The Second Vatican council calls the family a "community of love" (Gaudium et Spes, 47). In marriage and the family, husband and wife grow to human and spiritual maturity by their mutual love which necessarily includes readiness to make sacrifices for each other. Every successful husband and wife knows that you build that big basilica called 'marriage success' by the stones and brick walls of sacrifice and mutual surrender.

The family is the place which God has made for the origin and nurturing of new life. We don't come into this world independent, catapulted from the sky. "By their very nature," says Vatican II, "the institution of matrimony itself and conjugal love are ordained for the procreation and education of children, and find in them their ultimate crown" (Gaudium et Spes, 48). The child needs so much attention. A goat born can walk on the same day; not a child. The child needs nine months, and some don't even at that time. And then care, and then school, and then college, and then.... before the child can stand on his or her own.

Therefore, the Maker has His instructions. You know the usual controverted areas, which some people decided to discuss: premarital relations, contraception, abortion, infanticide, euthanasia. These are against the Maker's instruction. They are not Church law. They are not Catholic regulations. They are just in-built by the Creator into the nature of the human person.

Tomorrow, in the Vatican City, the Holy Father will canonize half a dozen people. I will mention one of them: Gianna Beretta Molla. She was a medical doctor from around Milan. She had three children, a very happy family. She was expecting a fourth child. Her fellow doctor said, Gianna, you are a doctor. You know very well that this pregnancy is going to be a very difficult one. You will probably die. Let's do what we can do. We'll remove the baby' - which some prefer to call the tissue. (Imagine a person calling me "tissue." Just because I am one month old, you call me tissue. Then you, yourself, are a tissue of 70 years!) So, they said, 'Gianna, we'll remove this tissue, and you will be alright. You have a happy husband. He is a scientist. You have three children. Why die now?' She said, 'I will not consent to kill my baby. No. If I die doing my duty as a mother, God receive my soul.' They said, 'Gianna, it's your decision.' She discussed with her husband and the little children and said to them, 'Don't hold this against the child expected.'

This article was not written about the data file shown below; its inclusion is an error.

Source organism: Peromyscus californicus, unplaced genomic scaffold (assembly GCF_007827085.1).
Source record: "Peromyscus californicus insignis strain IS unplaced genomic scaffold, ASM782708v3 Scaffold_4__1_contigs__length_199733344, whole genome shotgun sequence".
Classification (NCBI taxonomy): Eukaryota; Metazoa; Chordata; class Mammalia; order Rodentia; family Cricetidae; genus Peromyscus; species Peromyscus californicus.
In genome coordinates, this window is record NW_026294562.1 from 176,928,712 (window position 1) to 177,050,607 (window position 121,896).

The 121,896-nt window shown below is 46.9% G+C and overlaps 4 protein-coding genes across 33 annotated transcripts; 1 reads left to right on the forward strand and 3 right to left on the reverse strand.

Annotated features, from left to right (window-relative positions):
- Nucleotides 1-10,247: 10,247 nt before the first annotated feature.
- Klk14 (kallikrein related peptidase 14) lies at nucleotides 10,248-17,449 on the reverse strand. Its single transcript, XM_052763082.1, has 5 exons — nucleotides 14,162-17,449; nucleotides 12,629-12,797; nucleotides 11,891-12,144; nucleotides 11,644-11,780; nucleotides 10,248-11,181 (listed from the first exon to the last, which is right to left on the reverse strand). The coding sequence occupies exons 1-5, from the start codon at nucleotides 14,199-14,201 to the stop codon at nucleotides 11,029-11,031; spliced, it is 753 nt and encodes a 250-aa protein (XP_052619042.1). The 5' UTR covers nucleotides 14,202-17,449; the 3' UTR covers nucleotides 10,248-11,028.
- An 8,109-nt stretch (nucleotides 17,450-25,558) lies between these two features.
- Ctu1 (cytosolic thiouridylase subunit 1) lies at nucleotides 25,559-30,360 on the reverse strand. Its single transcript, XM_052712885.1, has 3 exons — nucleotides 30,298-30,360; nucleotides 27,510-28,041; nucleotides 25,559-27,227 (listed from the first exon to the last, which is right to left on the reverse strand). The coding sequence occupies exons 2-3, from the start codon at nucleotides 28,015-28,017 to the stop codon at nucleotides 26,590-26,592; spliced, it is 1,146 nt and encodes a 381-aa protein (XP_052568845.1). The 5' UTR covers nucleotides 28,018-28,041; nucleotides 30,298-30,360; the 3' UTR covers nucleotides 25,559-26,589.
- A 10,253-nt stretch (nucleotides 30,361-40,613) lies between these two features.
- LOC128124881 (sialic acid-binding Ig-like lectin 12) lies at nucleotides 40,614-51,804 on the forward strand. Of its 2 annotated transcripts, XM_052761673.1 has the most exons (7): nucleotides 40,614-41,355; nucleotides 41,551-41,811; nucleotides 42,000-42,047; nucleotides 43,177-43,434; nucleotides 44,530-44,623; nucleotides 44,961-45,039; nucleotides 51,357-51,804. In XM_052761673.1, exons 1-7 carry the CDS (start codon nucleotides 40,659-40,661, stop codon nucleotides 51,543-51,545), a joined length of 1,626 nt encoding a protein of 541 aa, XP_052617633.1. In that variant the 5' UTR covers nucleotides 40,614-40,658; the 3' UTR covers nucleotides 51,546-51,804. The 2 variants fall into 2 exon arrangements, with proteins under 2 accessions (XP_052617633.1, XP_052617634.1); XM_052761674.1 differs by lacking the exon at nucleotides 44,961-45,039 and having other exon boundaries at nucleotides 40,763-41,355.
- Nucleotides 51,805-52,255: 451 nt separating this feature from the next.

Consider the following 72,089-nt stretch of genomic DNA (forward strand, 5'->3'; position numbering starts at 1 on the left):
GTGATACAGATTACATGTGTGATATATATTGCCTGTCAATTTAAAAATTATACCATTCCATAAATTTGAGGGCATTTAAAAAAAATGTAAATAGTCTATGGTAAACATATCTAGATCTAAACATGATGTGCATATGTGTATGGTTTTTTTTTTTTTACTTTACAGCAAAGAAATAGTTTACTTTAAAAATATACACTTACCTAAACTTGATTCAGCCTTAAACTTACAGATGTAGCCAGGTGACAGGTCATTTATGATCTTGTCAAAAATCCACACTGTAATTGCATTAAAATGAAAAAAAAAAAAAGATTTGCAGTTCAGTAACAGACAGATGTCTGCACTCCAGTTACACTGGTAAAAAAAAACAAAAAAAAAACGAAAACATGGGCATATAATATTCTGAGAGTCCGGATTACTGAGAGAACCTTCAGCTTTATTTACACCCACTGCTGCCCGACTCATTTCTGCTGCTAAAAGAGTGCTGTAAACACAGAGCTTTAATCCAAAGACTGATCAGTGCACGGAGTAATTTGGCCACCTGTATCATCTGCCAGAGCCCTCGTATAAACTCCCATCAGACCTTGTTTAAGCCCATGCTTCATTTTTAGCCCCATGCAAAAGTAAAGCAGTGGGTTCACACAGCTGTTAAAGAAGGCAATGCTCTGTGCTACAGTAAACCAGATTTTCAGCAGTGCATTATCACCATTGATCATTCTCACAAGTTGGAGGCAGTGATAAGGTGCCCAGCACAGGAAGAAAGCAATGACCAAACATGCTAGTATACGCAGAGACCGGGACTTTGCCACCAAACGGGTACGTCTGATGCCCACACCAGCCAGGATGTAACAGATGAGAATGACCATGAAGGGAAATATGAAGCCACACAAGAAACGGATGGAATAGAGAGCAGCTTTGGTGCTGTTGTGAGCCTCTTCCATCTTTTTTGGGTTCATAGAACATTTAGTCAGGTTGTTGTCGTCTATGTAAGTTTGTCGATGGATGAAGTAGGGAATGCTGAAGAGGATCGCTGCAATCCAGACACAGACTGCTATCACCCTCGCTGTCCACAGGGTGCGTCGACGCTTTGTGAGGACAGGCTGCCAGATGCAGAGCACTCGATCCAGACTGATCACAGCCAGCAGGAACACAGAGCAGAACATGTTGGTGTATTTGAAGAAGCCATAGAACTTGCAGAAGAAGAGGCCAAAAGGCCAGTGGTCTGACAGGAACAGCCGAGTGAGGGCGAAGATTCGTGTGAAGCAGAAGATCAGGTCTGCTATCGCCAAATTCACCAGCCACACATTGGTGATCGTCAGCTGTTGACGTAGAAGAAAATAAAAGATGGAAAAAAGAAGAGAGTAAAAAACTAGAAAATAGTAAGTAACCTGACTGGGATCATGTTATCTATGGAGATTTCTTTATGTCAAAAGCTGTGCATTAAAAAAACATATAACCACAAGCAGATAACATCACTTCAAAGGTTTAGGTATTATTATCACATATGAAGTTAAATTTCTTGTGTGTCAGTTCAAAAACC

To cut a long story short, she got the child alright, but she was not well, [she was] sick. The doctors did what they could, but she died within two weeks. That was in 1964. In 1994, the Pope beatified her in St. Peter's Square. The husband was there and her four children, [and] the fourth one, that one she brought into the world just before dying, she is now a medical doctor. I met them after Mass. I greeted them. Tomorrow, because there is another miracle God has done through her, tomorrow she will be declared a saint. That's the stuff of which saints are made. They are not born in the sacristy of St. Peter's Basilica. They are human beings who have gone through the rough and tumble of daily life and showed themselves to be faithful. So, she's a mother.

As graduands of Thomas Aquinas College, you are convinced of the sacredness of the family and of human life. This wonderful institution, the family, gift of Divine Goodness and Providence, has to be supported and defended. The Christian in promoting the family has to have the courage to witness to Christ, even when this means going against the current of what the prevalent society thinks, says or does.